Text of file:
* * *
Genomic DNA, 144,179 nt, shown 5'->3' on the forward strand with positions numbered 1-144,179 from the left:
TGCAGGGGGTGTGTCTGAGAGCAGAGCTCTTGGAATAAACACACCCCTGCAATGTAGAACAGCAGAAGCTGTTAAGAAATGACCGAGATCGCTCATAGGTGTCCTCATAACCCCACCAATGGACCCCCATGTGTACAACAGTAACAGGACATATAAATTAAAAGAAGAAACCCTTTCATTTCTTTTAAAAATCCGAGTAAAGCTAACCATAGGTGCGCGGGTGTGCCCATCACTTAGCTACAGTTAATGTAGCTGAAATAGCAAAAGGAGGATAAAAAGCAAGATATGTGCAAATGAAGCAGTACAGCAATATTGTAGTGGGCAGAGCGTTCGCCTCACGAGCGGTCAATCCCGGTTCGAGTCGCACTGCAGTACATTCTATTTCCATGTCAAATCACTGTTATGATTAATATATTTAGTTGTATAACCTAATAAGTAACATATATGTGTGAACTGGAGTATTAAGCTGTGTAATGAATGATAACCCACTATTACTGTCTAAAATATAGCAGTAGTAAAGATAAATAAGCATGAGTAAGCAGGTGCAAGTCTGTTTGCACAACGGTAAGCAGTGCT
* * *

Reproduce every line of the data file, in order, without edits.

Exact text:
Genomic DNA, 144,179 nt, shown 5'->3' on the forward strand with positions numbered 1-144,179 from the left:
TGCAGGGGGTGTGTCTGAGAGCAGAGCTCTTGGAATAAACACACCCCTGCAATGTAGAACAGCAGAAGCTGTTAAGAAATGACCGAGATCGCTCATAGGTGTCCTCATAACCCCACCAATGGACCCCCATGTGTACAACAGTAACAGGACATATAAATTAAAAGAAGAAACCCTTTCATTTCTTTTAAAAATCCGAGTAAAGCTAACCATAGGTGCGCGGGTGTGCCCATCACTTAGCTACAGTTAATGTAGCTGAAATAGCAAAAGGAGGATAAAAAGCAAGATATGTGCAAATGAAGCAGTACAGCAATATTGTAGTGGGCAGAGCGTTCGCCTCACGAGCGGTCAATCCCGGTTCGAGTCGCACTGCAGTACATTCTATTTCCATGTCAAATCACTGTTATGATTAATATATTTAGTTGTATAACCTAATAAGTAACATATATGTGTGAACTGGAGTATTAAGCTGTGTAATGAATGATAACCCACTATTACTGTCTAAAATATAGCAGTAGTAAAGATAAATAAGCATGAGTAAGCAGGTGCAAGTCTGTTTGCACAACGGTAAGCAGTGCT